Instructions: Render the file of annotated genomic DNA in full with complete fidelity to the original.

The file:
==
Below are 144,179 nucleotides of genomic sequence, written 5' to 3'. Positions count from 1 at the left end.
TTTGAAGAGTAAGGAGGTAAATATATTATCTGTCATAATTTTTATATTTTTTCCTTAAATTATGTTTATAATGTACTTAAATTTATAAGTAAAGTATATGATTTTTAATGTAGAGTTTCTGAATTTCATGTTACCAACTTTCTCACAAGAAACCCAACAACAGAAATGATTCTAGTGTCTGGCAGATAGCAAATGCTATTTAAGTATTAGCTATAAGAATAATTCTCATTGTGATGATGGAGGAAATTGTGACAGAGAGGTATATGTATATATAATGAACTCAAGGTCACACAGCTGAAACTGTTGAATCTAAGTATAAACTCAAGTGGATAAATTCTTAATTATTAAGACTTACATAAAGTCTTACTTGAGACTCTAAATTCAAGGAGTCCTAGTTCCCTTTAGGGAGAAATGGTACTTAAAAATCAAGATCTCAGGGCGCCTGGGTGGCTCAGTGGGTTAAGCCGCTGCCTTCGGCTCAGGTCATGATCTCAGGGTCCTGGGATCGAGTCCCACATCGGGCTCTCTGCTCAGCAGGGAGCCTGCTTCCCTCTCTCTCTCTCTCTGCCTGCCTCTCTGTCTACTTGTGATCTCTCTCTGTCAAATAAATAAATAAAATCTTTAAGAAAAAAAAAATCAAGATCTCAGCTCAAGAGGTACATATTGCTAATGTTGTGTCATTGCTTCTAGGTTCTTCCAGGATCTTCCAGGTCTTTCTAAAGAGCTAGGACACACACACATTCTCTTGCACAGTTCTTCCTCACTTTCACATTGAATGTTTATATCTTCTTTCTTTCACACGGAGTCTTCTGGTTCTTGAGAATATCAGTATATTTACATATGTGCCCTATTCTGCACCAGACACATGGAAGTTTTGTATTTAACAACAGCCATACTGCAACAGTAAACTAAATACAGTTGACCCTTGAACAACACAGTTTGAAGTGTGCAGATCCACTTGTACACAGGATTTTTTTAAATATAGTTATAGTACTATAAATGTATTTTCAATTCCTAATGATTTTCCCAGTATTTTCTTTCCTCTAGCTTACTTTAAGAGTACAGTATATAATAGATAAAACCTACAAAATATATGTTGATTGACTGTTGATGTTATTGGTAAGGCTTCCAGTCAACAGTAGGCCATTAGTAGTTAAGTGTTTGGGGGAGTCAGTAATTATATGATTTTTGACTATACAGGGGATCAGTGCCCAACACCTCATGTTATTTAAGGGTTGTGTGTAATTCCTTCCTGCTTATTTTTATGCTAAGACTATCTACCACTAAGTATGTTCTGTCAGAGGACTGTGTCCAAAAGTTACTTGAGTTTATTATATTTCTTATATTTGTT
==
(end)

Below are 144,179 nucleotides of genomic sequence, written 5' to 3'. Positions count from 1 at the left end.
TTTGAAGAGTAAGGAGGTAAATATATTATCTGTCATAATTTTTATATTTTTTCCTTAAATTATGTTTATAATGTACTTAAATTTATAAGTAAAGTATATGATTTTTAATGTAGAGTTTCTGAATTTCATGTTACCAACTTTCTCACAAGAAACCCAACAACAGAAATGATTCTAGTGTCTGGCAGATAGCAAATGCTATTTAAGTATTAGCTATAAGAATAATTCTCATTGTGATGATGGAGGAAATTGTGACAGAGAGGTATATGTATATATAATGAACTCAAGGTCACACAGCTGAAACTGTTGAATCTAAGTATAAACTCAAGTGGATAAATTCTTAATTATTAAGACTTACATAAAGTCTTACTTGAGACTCTAAATTCAAGGAGTCCTAGTTCCCTTTAGGGAGAAATGGTACTTAAAAATCAAGATCTCAGGGCGCCTGGGTGGCTCAGTGGGTTAAGCCGCTGCCTTCGGCTCAGGTCATGATCTCAGGGTCCTGGGATCGAGTCCCACATCGGGCTCTCTGCTCAGCAGGGAGCCTGCTTCCCTCTCTCTCTCTCTCTGCCTGCCTCTCTGTCTACTTGTGATCTCTCTCTGTCAAATAAATAAATAAAATCTTTAAGAAAAAAAAAATCAAGATCTCAGCTCAAGAGGTACATATTGCTAATGTTGTGTCATTGCTTCTAGGTTCTTCCAGGATCTTCCAGGTCTTTCTAAAGAGCTAGGACACACACACATTCTCTTGCACAGTTCTTCCTCACTTTCACATTGAATGTTTATATCTTCTTTCTTTCACACGGAGTCTTCTGGTTCTTGAGAATATCAGTATATTTACATATGTGCCCTATTCTGCACCAGACACATGGAAGTTTTGTATTTAACAACAGCCATACTGCAACAGTAAACTAAATACAGTTGACCCTTGAACAACACAGTTTGAAGTGTGCAGATCCACTTGTACACAGGATTTTTTTAAATATAGTTATAGTACTATAAATGTATTTTCAATTCCTAATGATTTTCCCAGTATTTTCTTTCCTCTAGCTTACTTTAAGAGTACAGTATATAATAGATAAAACCTACAAAATATATGTTGATTGACTGTTGATGTTATTGGTAAGGCTTCCAGTCAACAGTAGGCCATTAGTAGTTAAGTGTTTGGGGGAGTCAGTAATTATATGATTTTTGACTATACAGGGGATCAGTGCCCAACACCTCATGTTATTTAAGGGTTGTGTGTAATTCCTTCCTGCTTATTTTTATGCTAAGACTATCTACCACTAAGTATGTTCTGTCAGAGGACTGTGTCCAAAAGTTACTTGAGTTTATTATATTTCTTATATTTGTT